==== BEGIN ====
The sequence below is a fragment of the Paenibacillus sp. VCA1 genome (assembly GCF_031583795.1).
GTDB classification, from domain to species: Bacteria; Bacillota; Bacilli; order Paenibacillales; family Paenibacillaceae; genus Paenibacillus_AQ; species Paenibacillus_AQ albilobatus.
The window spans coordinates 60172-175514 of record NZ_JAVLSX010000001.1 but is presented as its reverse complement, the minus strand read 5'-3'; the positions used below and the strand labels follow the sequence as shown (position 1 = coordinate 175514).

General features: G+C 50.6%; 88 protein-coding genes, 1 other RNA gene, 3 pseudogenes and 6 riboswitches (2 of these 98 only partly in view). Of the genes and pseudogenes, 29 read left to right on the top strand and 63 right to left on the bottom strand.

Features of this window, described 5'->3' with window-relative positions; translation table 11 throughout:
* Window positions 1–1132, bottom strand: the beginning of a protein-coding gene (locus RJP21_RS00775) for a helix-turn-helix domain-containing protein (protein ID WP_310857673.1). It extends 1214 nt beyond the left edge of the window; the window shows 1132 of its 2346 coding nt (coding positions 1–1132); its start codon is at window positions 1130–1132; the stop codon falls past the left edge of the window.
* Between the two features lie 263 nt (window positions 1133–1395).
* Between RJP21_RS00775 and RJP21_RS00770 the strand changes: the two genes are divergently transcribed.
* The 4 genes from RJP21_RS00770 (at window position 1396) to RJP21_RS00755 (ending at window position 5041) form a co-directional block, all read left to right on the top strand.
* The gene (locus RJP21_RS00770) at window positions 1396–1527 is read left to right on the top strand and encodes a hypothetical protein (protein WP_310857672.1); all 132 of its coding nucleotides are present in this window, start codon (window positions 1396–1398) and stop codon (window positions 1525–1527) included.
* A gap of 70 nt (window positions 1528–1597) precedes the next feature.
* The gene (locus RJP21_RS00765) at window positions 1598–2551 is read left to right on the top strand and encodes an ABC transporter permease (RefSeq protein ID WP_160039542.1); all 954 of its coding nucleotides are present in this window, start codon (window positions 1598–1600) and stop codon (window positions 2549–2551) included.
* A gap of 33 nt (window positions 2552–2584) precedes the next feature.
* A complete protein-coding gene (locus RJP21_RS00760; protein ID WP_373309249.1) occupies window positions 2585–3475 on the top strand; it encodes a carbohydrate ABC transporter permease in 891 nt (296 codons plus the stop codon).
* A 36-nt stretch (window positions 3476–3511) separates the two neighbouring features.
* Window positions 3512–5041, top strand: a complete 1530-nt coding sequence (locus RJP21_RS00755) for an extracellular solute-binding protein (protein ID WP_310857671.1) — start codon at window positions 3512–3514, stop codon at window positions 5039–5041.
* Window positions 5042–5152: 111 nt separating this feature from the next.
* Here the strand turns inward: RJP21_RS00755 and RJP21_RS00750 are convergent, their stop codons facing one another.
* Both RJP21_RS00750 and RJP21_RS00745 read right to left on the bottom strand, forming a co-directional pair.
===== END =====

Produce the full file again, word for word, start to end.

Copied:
The sequence below is a fragment of the Paenibacillus sp. VCA1 genome (assembly GCF_031583795.1).
GTDB classification, from domain to species: Bacteria; Bacillota; Bacilli; order Paenibacillales; family Paenibacillaceae; genus Paenibacillus_AQ; species Paenibacillus_AQ albilobatus.
The window spans coordinates 60172-175514 of record NZ_JAVLSX010000001.1 but is presented as its reverse complement, the minus strand read 5'-3'; the positions used below and the strand labels follow the sequence as shown (position 1 = coordinate 175514).

General features: G+C 50.6%; 88 protein-coding genes, 1 other RNA gene, 3 pseudogenes and 6 riboswitches (2 of these 98 only partly in view). Of the genes and pseudogenes, 29 read left to right on the top strand and 63 right to left on the bottom strand.

Features of this window, described 5'->3' with window-relative positions; translation table 11 throughout:
* Window positions 1–1132, bottom strand: the beginning of a protein-coding gene (locus RJP21_RS00775) for a helix-turn-helix domain-containing protein (protein ID WP_310857673.1). It extends 1214 nt beyond the left edge of the window; the window shows 1132 of its 2346 coding nt (coding positions 1–1132); its start codon is at window positions 1130–1132; the stop codon falls past the left edge of the window.
* Between the two features lie 263 nt (window positions 1133–1395).
* Between RJP21_RS00775 and RJP21_RS00770 the strand changes: the two genes are divergently transcribed.
* The 4 genes from RJP21_RS00770 (at window position 1396) to RJP21_RS00755 (ending at window position 5041) form a co-directional block, all read left to right on the top strand.
* The gene (locus RJP21_RS00770) at window positions 1396–1527 is read left to right on the top strand and encodes a hypothetical protein (protein WP_310857672.1); all 132 of its coding nucleotides are present in this window, start codon (window positions 1396–1398) and stop codon (window positions 1525–1527) included.
* A gap of 70 nt (window positions 1528–1597) precedes the next feature.
* The gene (locus RJP21_RS00765) at window positions 1598–2551 is read left to right on the top strand and encodes an ABC transporter permease (RefSeq protein ID WP_160039542.1); all 954 of its coding nucleotides are present in this window, start codon (window positions 1598–1600) and stop codon (window positions 2549–2551) included.
* A gap of 33 nt (window positions 2552–2584) precedes the next feature.
* A complete protein-coding gene (locus RJP21_RS00760; protein ID WP_373309249.1) occupies window positions 2585–3475 on the top strand; it encodes a carbohydrate ABC transporter permease in 891 nt (296 codons plus the stop codon).
* A 36-nt stretch (window positions 3476–3511) separates the two neighbouring features.
* Window positions 3512–5041, top strand: a complete 1530-nt coding sequence (locus RJP21_RS00755) for an extracellular solute-binding protein (protein ID WP_310857671.1) — start codon at window positions 3512–3514, stop codon at window positions 5039–5041.
* Window positions 5042–5152: 111 nt separating this feature from the next.
* Here the strand turns inward: RJP21_RS00755 and RJP21_RS00750 are convergent, their stop codons facing one another.
* Both RJP21_RS00750 and RJP21_RS00745 read right to left on the bottom strand, forming a co-directional pair.